South Kaibab Trailhead to Bright Angel Campground
Distance 12km, 1460m of elevation loss, Time 4.5hrs
We packed up our tent and put away all the gear from car camping into the rental car and drove to the Backcountry office to park. Just prior to leaving, we weighed our packs on a scale outside: for four people for two days and one night, we had about 120lbs of gear.
We took the shuttle to the South Kaibab Trailhead, posed for pictures and began our hike, heading down into the canyon.
From the trailhead, the hike to the river looks very daunting. You can make out the gorge, but not the river itself, it just looks a long, long way.
It was not an early start, about 11am, but everyone was in a great mood as we set off down the trail. Looking at the pictures of us hiking, I notice how many items are hanging off our packs. We do not look like a compact and efficient group.
Since the trail is used by the mule trains, it is well graded from top to bottom. Wide enough to walk side by side and still allow hikers to pass.
After descending the initial cliffs via switchbacks, we moved out into the canyon at Ooh-Ah Point. This is a spectacular vantage point, because you are actually pushed out into the canyon, with panoramic views all around, unobstructed by the initial cliffs.
Our first pit stop was Cedar Ridge (2.4km, 348m elevation loss), where we could take a break, have a snack and use the elevated toilet if necessary. A mule train came up the trail. Mules have right of way, so we all stood off to the side to let the train pass.
After our short break, we continued along Cedar Ridge. While continuing to lose elevation, the trail was not as steep as previously, which gave the legs a chance to stretch out. We reached Skelton Point after about an hour of walking. The views from Skelton Point across the canyon are amazing, and the view down the switchback through the Red Wall Limestone was impressive.
We hiked steadily down the switchbacks, then across the Tonto Plateau, past the intersection with Tonto Trail to reach Tipoff about an hour and half after leaving Skelton Point. Tipoff is the beginning of the descent to the river through the Granite Gorge of the Grand Canyon. Hiking down to the river involves leaving the layered sedimentary rock of the upper Grand Canyon and hiking on the 1.8 billion year old granite and schist of the deep canyon.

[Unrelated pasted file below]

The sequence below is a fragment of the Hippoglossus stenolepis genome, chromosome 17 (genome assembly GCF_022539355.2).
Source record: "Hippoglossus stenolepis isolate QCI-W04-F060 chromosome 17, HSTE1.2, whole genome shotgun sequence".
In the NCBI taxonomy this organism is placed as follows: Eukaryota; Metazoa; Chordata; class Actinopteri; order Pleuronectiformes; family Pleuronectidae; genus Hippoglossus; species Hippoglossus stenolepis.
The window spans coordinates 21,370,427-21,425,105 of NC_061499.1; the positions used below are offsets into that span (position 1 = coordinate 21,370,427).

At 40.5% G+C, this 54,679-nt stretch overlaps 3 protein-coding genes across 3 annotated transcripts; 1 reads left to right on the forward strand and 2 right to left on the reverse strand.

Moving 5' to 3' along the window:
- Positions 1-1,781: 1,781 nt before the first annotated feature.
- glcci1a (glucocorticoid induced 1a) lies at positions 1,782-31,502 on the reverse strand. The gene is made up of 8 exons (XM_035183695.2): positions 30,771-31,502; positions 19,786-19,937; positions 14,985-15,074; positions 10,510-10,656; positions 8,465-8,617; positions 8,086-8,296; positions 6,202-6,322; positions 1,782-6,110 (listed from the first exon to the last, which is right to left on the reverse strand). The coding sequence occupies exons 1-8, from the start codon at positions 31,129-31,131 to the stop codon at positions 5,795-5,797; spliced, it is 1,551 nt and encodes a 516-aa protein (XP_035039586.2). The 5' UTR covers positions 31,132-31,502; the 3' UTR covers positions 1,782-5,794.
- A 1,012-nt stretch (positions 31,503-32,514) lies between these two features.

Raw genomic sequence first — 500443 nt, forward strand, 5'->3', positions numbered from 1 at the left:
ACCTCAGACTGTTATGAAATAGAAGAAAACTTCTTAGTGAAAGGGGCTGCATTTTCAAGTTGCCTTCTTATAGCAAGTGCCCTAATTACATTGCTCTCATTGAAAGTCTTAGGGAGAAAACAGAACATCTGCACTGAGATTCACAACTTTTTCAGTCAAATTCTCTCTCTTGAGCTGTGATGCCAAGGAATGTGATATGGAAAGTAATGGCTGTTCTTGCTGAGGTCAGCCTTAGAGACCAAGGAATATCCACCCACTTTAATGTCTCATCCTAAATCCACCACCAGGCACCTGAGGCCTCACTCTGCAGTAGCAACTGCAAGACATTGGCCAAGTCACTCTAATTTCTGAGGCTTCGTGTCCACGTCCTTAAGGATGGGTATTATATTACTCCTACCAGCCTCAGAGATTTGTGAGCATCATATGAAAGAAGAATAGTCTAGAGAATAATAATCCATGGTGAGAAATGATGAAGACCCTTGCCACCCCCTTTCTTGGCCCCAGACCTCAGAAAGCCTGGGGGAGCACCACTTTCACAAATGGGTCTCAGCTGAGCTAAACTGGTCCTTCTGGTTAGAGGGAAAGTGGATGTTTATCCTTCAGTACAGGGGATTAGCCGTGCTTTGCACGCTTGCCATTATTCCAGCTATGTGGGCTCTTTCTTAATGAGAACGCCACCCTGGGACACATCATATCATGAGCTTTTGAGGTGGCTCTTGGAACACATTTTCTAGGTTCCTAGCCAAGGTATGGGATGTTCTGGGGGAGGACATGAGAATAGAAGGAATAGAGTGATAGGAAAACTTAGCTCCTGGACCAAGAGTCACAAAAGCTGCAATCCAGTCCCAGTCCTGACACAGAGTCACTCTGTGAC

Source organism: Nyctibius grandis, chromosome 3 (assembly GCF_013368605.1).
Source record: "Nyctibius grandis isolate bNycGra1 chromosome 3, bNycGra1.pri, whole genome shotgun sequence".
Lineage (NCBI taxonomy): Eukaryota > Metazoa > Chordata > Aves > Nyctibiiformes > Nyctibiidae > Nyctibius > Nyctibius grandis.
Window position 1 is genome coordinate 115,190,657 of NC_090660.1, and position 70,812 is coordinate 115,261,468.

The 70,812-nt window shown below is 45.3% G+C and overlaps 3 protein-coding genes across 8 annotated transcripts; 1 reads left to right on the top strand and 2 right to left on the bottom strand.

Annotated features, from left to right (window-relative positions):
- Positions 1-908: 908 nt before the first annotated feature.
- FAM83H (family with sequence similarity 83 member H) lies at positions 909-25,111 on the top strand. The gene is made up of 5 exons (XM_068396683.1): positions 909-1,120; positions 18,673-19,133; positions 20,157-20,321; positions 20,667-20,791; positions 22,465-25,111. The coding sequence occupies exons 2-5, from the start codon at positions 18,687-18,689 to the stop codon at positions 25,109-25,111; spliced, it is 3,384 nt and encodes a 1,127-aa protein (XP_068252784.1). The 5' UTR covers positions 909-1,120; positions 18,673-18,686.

Tipoff to the river was the largest elevation drop of the day, at 450m, but we arrived at the Colorado River only 45minutest after leaving Tipoff. The trail again was well graded, with good traction and numerous switchbacks.
Ending in a tunnel blasted through the cliffs. Once at the river, we crossed over a bridge and made our way to Bright Angel Campground.
We selected our tent site. The temperature difference between the Rim and the river was amazing. The high temperature at the Rim, was the low temperature at the river. We actually did not put the fly on the tent, and would sleep later looking at the stars. We explored the area around the campground and made our way up to Phantom Ranch.
During dinner we were visited by some deer and a pesky squirrel.
After dinner we went to a Ranger Talk at Phantom Ranch. These are great little events, where you can learn more about a specific aspect of the Grand Canyon, and the Rangers are always happy to answer all your questions. One of the subjects of the Ranger talk was scorpions. With us all being in open toed sandals, we walked carefully back to our tents in the fading sunlight.
We did enjoy looking at the stars as we lay in our tent, but a good day hiking had everyone soon fast asleep.